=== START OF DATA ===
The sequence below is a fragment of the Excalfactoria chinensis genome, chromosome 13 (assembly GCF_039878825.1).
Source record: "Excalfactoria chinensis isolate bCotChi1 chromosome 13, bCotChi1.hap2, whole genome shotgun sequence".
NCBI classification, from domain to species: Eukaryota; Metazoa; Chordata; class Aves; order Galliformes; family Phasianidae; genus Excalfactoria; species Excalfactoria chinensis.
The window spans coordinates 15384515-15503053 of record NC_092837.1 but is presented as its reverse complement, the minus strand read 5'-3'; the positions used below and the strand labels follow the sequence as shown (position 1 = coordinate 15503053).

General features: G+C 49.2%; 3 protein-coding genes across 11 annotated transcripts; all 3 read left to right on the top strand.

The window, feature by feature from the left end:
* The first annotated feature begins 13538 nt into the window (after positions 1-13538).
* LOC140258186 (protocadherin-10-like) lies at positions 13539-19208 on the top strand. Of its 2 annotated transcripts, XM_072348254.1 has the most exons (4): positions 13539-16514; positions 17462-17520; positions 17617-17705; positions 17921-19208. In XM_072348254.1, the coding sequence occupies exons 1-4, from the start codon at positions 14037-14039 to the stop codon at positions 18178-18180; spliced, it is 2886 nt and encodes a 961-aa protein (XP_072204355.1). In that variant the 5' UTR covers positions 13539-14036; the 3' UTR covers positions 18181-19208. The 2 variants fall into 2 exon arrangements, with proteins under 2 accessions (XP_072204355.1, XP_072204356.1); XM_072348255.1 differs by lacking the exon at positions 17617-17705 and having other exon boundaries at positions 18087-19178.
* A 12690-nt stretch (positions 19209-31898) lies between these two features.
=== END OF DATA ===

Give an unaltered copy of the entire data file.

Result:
The sequence below is a fragment of the Excalfactoria chinensis genome, chromosome 13 (assembly GCF_039878825.1).
Source record: "Excalfactoria chinensis isolate bCotChi1 chromosome 13, bCotChi1.hap2, whole genome shotgun sequence".
NCBI classification, from domain to species: Eukaryota; Metazoa; Chordata; class Aves; order Galliformes; family Phasianidae; genus Excalfactoria; species Excalfactoria chinensis.
The window spans coordinates 15384515-15503053 of record NC_092837.1 but is presented as its reverse complement, the minus strand read 5'-3'; the positions used below and the strand labels follow the sequence as shown (position 1 = coordinate 15503053).

General features: G+C 49.2%; 3 protein-coding genes across 11 annotated transcripts; all 3 read left to right on the top strand.

The window, feature by feature from the left end:
* The first annotated feature begins 13538 nt into the window (after positions 1-13538).
* LOC140258186 (protocadherin-10-like) lies at positions 13539-19208 on the top strand. Of its 2 annotated transcripts, XM_072348254.1 has the most exons (4): positions 13539-16514; positions 17462-17520; positions 17617-17705; positions 17921-19208. In XM_072348254.1, the coding sequence occupies exons 1-4, from the start codon at positions 14037-14039 to the stop codon at positions 18178-18180; spliced, it is 2886 nt and encodes a 961-aa protein (XP_072204355.1). In that variant the 5' UTR covers positions 13539-14036; the 3' UTR covers positions 18181-19208. The 2 variants fall into 2 exon arrangements, with proteins under 2 accessions (XP_072204355.1, XP_072204356.1); XM_072348255.1 differs by lacking the exon at positions 17617-17705 and having other exon boundaries at positions 18087-19178.
* A 12690-nt stretch (positions 19209-31898) lies between these two features.